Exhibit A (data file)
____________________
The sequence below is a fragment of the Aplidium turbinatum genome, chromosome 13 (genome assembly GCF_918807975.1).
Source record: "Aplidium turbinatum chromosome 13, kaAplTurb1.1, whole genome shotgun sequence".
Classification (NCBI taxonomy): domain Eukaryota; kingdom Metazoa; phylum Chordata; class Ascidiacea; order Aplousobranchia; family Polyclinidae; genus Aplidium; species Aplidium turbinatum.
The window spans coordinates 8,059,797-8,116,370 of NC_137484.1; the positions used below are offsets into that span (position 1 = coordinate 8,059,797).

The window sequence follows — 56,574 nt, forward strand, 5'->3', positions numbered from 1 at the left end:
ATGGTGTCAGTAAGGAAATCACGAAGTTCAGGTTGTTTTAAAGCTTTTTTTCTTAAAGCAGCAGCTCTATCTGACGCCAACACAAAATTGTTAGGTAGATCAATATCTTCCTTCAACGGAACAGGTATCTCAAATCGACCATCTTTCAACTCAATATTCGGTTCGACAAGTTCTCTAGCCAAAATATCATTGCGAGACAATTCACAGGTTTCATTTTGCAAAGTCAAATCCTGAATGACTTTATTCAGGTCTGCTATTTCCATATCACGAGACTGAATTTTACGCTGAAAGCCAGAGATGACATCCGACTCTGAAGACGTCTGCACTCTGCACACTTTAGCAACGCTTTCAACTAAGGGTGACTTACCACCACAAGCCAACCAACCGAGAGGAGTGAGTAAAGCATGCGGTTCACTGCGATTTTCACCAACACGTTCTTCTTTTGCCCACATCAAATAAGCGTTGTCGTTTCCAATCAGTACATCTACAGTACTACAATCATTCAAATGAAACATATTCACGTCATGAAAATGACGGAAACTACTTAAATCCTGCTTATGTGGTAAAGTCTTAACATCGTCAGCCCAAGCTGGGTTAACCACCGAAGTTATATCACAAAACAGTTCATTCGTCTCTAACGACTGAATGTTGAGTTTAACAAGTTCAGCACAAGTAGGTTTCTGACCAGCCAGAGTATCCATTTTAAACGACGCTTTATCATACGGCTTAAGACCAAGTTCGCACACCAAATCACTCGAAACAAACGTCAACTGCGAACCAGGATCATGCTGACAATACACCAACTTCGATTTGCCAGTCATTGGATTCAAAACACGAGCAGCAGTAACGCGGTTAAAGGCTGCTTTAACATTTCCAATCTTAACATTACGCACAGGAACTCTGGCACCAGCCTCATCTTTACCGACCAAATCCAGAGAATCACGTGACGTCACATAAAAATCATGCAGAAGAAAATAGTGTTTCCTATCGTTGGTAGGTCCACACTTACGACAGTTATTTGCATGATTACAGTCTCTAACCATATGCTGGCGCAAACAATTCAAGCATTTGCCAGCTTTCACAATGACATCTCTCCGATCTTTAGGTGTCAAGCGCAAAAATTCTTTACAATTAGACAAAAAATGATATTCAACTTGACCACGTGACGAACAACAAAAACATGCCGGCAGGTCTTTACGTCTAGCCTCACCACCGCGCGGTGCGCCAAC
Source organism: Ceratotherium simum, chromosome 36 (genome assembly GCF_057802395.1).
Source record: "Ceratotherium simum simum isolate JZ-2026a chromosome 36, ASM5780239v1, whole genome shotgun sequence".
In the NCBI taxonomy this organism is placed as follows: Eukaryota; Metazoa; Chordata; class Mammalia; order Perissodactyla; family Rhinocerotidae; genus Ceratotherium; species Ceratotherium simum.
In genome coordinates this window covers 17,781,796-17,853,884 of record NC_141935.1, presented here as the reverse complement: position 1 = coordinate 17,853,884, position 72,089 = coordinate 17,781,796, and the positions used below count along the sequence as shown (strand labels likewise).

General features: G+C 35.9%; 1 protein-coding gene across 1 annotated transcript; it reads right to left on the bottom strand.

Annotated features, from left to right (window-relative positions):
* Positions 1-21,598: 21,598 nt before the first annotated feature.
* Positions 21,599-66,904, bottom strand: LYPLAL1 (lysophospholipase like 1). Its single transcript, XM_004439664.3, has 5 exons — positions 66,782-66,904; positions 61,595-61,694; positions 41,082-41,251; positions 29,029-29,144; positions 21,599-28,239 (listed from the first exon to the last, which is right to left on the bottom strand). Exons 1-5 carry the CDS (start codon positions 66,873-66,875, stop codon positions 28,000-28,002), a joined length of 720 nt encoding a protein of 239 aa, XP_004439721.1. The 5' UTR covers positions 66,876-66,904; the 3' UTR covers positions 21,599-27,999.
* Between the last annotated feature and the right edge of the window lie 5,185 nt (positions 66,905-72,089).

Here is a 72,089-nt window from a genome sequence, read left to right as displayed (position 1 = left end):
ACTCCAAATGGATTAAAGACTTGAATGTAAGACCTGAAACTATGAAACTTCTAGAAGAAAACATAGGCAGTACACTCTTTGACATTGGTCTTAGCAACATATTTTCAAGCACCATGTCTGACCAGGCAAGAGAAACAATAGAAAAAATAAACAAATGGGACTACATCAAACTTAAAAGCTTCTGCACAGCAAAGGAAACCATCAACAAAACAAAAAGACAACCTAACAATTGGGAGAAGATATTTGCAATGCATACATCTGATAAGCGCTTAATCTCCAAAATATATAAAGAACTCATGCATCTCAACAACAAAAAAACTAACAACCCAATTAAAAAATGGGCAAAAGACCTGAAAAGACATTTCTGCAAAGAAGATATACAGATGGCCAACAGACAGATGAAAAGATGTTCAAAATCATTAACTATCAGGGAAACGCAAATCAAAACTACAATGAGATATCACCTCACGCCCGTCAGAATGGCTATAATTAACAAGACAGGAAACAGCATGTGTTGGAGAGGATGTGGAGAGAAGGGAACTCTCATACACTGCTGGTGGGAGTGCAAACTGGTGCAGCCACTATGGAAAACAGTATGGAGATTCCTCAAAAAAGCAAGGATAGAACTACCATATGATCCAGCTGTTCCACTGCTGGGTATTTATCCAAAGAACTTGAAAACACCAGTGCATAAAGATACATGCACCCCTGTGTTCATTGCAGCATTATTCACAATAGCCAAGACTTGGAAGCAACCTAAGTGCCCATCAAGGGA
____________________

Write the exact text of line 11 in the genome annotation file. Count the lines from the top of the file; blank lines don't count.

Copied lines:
General features: G+C 35.9%; 1 protein-coding gene across 1 annotated transcript; it reads right to left on the bottom strand.